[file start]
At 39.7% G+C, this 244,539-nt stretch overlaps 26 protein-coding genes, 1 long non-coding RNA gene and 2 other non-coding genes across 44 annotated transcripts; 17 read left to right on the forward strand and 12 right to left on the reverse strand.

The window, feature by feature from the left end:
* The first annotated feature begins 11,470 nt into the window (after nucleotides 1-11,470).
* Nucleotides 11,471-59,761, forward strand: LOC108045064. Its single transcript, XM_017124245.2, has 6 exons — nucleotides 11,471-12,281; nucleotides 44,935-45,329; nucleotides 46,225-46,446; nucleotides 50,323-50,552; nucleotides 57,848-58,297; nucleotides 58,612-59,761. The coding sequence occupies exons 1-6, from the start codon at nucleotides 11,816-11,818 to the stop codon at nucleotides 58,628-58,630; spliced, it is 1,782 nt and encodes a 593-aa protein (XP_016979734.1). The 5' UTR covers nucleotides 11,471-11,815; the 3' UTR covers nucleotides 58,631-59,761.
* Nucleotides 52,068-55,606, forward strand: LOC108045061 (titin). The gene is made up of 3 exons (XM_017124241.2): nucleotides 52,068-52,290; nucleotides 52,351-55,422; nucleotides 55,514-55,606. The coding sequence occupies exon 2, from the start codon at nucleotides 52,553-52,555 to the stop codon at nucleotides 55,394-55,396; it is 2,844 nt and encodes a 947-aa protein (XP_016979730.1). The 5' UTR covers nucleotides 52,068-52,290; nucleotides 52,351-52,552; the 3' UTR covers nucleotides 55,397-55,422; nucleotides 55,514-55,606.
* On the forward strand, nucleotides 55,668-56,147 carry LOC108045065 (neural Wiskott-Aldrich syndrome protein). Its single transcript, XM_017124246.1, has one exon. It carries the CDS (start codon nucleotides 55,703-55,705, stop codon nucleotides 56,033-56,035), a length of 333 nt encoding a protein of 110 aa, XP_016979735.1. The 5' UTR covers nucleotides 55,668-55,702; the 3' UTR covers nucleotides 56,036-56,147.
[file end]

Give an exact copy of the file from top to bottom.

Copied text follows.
At 39.7% G+C, this 244,539-nt stretch overlaps 26 protein-coding genes, 1 long non-coding RNA gene and 2 other non-coding genes across 44 annotated transcripts; 17 read left to right on the forward strand and 12 right to left on the reverse strand.

The window, feature by feature from the left end:
* The first annotated feature begins 11,470 nt into the window (after nucleotides 1-11,470).
* Nucleotides 11,471-59,761, forward strand: LOC108045064. Its single transcript, XM_017124245.2, has 6 exons — nucleotides 11,471-12,281; nucleotides 44,935-45,329; nucleotides 46,225-46,446; nucleotides 50,323-50,552; nucleotides 57,848-58,297; nucleotides 58,612-59,761. The coding sequence occupies exons 1-6, from the start codon at nucleotides 11,816-11,818 to the stop codon at nucleotides 58,628-58,630; spliced, it is 1,782 nt and encodes a 593-aa protein (XP_016979734.1). The 5' UTR covers nucleotides 11,471-11,815; the 3' UTR covers nucleotides 58,631-59,761.
* Nucleotides 52,068-55,606, forward strand: LOC108045061 (titin). The gene is made up of 3 exons (XM_017124241.2): nucleotides 52,068-52,290; nucleotides 52,351-55,422; nucleotides 55,514-55,606. The coding sequence occupies exon 2, from the start codon at nucleotides 52,553-52,555 to the stop codon at nucleotides 55,394-55,396; it is 2,844 nt and encodes a 947-aa protein (XP_016979730.1). The 5' UTR covers nucleotides 52,068-52,290; nucleotides 52,351-52,552; the 3' UTR covers nucleotides 55,397-55,422; nucleotides 55,514-55,606.
* On the forward strand, nucleotides 55,668-56,147 carry LOC108045065 (neural Wiskott-Aldrich syndrome protein). Its single transcript, XM_017124246.1, has one exon. It carries the CDS (start codon nucleotides 55,703-55,705, stop codon nucleotides 56,033-56,035), a length of 333 nt encoding a protein of 110 aa, XP_016979735.1. The 5' UTR covers nucleotides 55,668-55,702; the 3' UTR covers nucleotides 56,036-56,147.